Women physicians weigh work/family life choices


Dr. Phillips and colleagues have identified yet another issue that may add to the complexity of surgical training, i.e., pregnancy. Both surgical training and having children are time-sensitive priorities that may conflict with one another and add extra stress to the decision matrix. There is no perfect answer here. So, even after the decision is made to have a child, there will still be many other conflicts coming down the pike.

Dr. Grace Rozycki

The key to managing such issues is to realize the following: Be flexible. You can "do it all" but not all at once. You have a whole lifetime to accomplish goals and from time to time, adjustments in plans have to be made: You lead life, it does not lead you. There is no "yellow brick road." This is where surgeons excel. They exhibit strength and courage when facing such conflicts and recognize that they have the skills and stamina to move their lives forward even in the face of complex challenges.

Grace Rozycki, MD, FACS, is the Willis D. Gatch Professor of Surgery and executive vice chair of the department of surgery, Indiana University, Indianapolis.

It would be interesting to compare female surgeons with other professional women of the same age and generation. Many of my friends from high school and college are not physicians, and they are very accomplished in their chosen fields. Many of these women did not identify a life partner until well into their 30s. I think that getting married and having children in the 30- or even 40-year-old age groups reflects a generational trend, partially, but not entirely, attributable to devoting oneself to a career. In addition, many of my group of friends, including myself, married men who had children from previous marriages. Having an "instant" family may further delay or may encourage childbearing. As expected, several of my friends of advanced maternal age experienced complications in their pregnancies and attempted assisted reproduction. Because I was over 40 years old when my husband and I decided to try to get pregnant, I planned to discuss my fertility with my gynecologist, and we were very blessed to discover that we were already pregnant by the time that appointment was scheduled.

Dr. Gretchen Purcell Jackson

As others have said, there is not a perfect time to have a child. The responsibilities and stresses don’t really get better or worse with career progression; they just change. I think it is the responsibility of all professional women with families to support other women in having families, if that is something they choose to do. This effort involves helping one another and making the workplace family friendly. I don’t schedule my conference calls or research team meetings at times that folks might be picking up their children at school or having dinner with their families. I recently convinced our business manager to get an extra refrigerator in a private room for a nurse practitioner who is returning from maternity leave, wants to breast feed, and will need to pump. The American College of Surgeons has offered all-day child care at their meetings for years, and the Society for American Gastrointestinal and Endoscopic Surgeons (SAGES) has recently followed suit. With such support, I have taken my toddler with me to nearly all my professional meetings during the first 3 years of her life, and I don’t hide the fact that being a wife and mother are priorities for me. These new roles have not significantly compromised my career. In fact, they’ve helped me to focus and set priorities. Since the birth of my child, I have been asked to serve in an institutional leadership role as research director for our patient portal, and my first R01 grant proposal was submitted and successfully funded.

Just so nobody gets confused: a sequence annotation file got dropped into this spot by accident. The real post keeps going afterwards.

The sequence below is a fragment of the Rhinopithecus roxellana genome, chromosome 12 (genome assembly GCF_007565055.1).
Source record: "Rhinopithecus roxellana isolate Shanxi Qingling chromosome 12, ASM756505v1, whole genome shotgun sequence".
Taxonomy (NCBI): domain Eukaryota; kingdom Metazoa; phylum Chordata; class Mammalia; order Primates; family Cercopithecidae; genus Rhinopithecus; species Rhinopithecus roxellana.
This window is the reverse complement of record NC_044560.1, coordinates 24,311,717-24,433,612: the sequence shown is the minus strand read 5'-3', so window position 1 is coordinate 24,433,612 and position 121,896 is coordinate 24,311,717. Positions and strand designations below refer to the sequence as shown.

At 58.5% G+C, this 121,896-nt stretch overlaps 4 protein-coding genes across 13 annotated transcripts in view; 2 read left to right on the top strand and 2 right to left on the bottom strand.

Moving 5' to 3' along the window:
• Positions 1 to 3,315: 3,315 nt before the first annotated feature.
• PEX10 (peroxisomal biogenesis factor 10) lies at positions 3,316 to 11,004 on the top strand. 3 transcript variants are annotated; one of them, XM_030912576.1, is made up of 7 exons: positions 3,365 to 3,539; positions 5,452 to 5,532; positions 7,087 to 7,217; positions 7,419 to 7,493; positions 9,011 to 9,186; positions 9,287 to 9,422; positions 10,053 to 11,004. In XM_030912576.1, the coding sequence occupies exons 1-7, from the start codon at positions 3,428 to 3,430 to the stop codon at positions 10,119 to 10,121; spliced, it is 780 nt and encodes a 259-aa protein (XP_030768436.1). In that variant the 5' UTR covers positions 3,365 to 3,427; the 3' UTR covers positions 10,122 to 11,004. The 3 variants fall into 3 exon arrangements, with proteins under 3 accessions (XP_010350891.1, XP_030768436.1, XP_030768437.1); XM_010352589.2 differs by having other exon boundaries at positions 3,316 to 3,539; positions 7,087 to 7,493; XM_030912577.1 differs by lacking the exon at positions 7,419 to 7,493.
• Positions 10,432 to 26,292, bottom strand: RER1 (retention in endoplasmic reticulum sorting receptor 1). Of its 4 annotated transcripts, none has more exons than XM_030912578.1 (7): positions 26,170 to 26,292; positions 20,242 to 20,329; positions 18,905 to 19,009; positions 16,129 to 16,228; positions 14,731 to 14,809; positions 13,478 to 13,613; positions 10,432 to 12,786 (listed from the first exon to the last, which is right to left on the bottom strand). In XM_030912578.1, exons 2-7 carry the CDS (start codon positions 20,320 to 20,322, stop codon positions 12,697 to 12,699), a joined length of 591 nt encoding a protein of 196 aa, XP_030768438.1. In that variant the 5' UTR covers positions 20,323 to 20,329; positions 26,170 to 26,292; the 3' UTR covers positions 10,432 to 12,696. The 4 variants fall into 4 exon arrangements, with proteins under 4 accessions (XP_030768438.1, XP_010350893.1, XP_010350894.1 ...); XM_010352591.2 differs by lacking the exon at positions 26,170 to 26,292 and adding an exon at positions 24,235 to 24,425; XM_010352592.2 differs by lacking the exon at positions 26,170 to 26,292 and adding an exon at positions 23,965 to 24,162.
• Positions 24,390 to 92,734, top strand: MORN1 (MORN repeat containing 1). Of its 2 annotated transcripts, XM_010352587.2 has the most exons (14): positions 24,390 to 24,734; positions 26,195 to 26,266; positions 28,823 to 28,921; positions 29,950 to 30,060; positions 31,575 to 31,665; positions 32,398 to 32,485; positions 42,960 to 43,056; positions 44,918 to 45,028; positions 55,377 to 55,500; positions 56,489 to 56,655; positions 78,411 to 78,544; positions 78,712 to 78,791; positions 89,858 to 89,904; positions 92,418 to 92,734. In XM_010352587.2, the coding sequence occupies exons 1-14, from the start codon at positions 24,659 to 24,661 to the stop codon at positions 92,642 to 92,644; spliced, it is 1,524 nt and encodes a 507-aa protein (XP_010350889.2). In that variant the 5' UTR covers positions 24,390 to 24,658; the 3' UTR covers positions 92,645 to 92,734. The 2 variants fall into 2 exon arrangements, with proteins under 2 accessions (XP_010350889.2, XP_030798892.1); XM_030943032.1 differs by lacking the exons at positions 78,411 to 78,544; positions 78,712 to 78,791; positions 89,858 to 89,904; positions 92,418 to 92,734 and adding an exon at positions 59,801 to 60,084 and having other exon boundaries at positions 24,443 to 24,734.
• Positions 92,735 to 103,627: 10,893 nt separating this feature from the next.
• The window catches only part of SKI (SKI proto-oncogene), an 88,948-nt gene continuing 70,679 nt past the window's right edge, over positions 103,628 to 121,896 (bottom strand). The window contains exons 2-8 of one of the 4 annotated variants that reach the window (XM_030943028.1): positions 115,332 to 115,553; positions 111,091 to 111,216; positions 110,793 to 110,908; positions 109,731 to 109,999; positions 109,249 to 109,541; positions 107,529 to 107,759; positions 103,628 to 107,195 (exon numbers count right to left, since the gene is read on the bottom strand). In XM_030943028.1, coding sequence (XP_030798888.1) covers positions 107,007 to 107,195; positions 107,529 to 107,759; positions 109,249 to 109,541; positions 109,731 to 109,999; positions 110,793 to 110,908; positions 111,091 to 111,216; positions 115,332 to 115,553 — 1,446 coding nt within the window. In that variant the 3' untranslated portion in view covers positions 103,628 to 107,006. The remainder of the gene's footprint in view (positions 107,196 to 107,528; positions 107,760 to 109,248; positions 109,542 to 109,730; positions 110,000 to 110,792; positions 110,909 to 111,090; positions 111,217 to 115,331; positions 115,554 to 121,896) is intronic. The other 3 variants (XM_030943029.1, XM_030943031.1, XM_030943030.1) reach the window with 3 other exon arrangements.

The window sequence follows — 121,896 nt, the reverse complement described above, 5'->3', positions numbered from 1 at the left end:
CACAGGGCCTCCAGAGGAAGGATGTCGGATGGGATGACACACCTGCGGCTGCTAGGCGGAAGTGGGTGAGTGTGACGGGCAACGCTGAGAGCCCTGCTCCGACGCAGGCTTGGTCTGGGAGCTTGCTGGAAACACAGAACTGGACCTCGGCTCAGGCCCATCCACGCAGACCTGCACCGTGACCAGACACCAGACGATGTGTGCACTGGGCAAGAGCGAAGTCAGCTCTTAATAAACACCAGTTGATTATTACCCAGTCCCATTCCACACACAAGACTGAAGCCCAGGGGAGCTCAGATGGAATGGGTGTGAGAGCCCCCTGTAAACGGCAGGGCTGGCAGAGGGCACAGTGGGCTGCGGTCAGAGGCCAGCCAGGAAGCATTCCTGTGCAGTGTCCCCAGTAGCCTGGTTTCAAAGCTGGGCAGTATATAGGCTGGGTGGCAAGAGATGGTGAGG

Gretchen Purcell Jackson, M.D, Ph.D., FACS, is assistant professor of surgery, pediatrics, and biomedical informatics, Vanderbilt University, Nashville, Tenn.

The issues of childbearing and fertility are complex for women surgeons. It was not clear from the presentation whether the respondents were all in practice. If the respondents are all primarily from the baby-boomer generation, it may alter the survey results. It would be interesting to see the response of current women surgery trainees and to determine whether this is really more of a generational issue or whether the issues relate to the surgical lifestyle.

Certainly, the knowledge of fertility options, financial stability, and ease of access to specialists may also encourage women surgeons to seek intervention at a higher rate than that of the general population.

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